June 6, 2012 in City

WSU settles racial bias suit

Former employees to receive $650,000
Nicholas K. Geranios Associated Press
 

Washington State University has agreed to pay $650,000 to settle a racial discrimination lawsuit brought by two former employees of Chinese descent.

The settlement, revealed Tuesday, will pay $325,000 each to Dr. Ying Li and her husband, Lizhong Yang. It also calls on the Pullman school to enact policies to prevent future discrimination.

“We believe in fostering a community at WSU where all individuals feel safe, valued and respected,” WSU President Elson Floyd said Tuesday.

The plaintiffs in the federal case contended that while working in WSU’s Laboratory for Bioanalysis and Biotechnology they were subjected to overt discrimination by the lab supervisor based on their race and national origin.

They said they were precluded from speaking Chinese at work and during breaks. After complaining, they said, they were segregated into seating arrangements with other non-white employees and excluded from numerous lab meetings.

The incidents began in July 2008.

“Dr. Li and Mr. Yang came to America from China expecting to live the American dream, not expecting to see bias and prejudice at a progressive institution like WSU,” said their attorney, Scott Blankenship, of Seattle.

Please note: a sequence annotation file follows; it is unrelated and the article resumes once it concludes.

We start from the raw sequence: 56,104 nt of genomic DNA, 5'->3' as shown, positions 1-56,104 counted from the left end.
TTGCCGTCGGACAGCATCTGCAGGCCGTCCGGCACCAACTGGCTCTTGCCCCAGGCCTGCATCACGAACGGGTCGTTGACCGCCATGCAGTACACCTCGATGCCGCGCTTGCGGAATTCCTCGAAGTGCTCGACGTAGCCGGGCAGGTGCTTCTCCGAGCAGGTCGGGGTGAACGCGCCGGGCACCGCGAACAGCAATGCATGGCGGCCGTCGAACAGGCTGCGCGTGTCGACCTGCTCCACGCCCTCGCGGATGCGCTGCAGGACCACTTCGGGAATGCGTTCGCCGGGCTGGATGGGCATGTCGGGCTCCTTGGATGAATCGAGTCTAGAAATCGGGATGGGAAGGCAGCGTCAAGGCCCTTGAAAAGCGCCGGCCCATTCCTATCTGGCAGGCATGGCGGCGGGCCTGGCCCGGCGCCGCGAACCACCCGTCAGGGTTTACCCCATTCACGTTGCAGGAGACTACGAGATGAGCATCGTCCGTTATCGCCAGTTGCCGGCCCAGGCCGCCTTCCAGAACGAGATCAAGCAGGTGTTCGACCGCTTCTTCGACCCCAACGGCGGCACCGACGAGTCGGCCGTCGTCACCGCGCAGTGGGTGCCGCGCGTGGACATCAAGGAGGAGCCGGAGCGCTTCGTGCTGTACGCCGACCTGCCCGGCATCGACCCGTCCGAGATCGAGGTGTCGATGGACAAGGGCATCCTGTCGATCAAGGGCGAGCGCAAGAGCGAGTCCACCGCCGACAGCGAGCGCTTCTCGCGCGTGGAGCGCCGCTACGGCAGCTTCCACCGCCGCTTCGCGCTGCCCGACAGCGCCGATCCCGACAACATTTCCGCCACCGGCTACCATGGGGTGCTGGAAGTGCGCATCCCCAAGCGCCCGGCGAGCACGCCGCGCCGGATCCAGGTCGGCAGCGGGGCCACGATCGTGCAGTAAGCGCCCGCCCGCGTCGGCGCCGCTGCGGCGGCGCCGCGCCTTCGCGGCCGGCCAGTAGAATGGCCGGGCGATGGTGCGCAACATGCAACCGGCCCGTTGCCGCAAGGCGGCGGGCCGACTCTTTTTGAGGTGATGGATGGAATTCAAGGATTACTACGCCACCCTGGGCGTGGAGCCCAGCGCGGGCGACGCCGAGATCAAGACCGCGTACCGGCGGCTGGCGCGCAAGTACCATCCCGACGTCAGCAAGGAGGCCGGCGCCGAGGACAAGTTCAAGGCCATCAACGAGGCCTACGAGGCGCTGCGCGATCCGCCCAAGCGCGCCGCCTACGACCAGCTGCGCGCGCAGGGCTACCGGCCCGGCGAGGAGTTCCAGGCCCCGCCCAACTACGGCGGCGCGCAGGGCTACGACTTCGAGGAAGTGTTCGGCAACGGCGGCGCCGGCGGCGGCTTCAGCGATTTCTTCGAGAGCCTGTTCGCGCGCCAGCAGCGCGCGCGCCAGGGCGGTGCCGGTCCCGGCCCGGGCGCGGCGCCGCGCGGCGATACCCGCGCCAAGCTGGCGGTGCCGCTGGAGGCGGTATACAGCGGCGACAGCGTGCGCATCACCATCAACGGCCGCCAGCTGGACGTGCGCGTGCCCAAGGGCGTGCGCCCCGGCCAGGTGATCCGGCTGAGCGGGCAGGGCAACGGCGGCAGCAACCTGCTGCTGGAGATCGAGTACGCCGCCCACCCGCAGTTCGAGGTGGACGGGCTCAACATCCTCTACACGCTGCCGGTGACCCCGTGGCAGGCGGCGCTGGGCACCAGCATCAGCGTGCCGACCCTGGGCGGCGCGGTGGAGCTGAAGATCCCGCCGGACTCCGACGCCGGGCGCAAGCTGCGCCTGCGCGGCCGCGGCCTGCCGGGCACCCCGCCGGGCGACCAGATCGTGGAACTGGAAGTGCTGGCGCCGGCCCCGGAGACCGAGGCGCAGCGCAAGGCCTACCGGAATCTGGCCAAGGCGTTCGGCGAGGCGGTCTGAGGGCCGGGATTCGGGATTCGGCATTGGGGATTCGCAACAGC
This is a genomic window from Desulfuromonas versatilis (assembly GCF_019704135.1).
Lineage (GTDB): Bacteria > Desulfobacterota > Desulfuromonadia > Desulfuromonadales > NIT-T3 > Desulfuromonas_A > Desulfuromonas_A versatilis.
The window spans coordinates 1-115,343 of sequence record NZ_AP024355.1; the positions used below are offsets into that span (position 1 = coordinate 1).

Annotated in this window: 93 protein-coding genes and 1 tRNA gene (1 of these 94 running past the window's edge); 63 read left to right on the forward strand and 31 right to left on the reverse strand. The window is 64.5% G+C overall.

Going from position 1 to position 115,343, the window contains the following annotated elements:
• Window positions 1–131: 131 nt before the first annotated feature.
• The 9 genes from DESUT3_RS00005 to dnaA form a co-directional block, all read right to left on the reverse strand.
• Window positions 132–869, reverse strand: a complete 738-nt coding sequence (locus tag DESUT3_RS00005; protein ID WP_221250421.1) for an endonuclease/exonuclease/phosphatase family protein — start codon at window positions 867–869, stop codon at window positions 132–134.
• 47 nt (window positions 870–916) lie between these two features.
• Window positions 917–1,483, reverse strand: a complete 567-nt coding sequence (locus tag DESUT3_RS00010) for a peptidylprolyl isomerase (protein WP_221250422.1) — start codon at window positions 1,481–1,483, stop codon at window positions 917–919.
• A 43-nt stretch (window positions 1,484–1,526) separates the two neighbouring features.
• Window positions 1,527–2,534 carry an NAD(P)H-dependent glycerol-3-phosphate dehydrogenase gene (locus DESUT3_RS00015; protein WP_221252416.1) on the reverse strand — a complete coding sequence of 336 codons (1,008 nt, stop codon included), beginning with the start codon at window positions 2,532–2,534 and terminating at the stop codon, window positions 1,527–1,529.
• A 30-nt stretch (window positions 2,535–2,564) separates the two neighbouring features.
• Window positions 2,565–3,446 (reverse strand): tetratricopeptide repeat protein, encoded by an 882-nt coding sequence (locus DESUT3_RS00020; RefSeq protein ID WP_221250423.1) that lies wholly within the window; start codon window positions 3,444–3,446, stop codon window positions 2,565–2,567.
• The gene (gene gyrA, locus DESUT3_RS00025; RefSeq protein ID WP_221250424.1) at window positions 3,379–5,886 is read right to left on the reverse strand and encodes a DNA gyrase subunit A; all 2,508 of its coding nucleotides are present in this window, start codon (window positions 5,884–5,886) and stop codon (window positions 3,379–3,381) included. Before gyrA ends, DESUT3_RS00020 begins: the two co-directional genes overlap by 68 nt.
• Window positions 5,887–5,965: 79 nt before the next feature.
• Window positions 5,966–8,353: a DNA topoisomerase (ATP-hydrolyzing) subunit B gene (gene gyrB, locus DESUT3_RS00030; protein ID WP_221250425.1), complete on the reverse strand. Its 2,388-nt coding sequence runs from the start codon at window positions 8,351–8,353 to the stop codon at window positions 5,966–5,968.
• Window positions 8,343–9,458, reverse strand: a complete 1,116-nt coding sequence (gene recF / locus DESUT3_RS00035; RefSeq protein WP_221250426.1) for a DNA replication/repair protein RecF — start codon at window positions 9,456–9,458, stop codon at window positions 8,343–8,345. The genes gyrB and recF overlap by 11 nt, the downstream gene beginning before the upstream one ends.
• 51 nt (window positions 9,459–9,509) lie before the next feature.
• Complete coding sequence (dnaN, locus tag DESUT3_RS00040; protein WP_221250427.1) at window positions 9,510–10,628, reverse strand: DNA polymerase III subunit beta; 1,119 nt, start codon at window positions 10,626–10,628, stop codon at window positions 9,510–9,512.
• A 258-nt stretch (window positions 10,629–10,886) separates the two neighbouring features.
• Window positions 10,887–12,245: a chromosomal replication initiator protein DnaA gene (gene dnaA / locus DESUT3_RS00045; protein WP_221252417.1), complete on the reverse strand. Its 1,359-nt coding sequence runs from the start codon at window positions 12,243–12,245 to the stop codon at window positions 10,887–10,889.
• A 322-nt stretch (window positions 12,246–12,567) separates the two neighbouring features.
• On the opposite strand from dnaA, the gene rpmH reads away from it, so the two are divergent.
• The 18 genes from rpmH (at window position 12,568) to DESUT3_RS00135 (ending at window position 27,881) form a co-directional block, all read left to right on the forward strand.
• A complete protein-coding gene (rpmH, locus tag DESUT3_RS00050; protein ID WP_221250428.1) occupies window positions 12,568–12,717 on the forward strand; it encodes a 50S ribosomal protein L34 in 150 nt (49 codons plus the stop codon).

The lab supervisor accused of discrimination is “in the process of separating from the university,” WSU said in a news release.

Li worked at WSU for nine years and Yang worked there six years. Both resigned in November 2009 when the discriminatory conduct would not stop, Blankenship said.

The couple has moved to Southern California with their two children, Blankenship said.

The financial terms of the settlement were resolved in March, but an investigation and negotiations with the federal Equal Employment Opportunity Commission only concluded Thursday, Blankenship said.

Floyd said WSU promptly and thoroughly investigated the allegations, and a universitywide anti-discrimination training program has been instituted, which is mandatory for all employees.

The plaintiffs are satisfied with how the case was handled, Blankenship said.

“WSU ultimately investigated the complaints objectively,” he said. “After Dr. Li and Mr. Yang sought to enforce their legal rights, WSU reached out to compensate them fairly and is working with the federal government to prevent this from happening in the future.”

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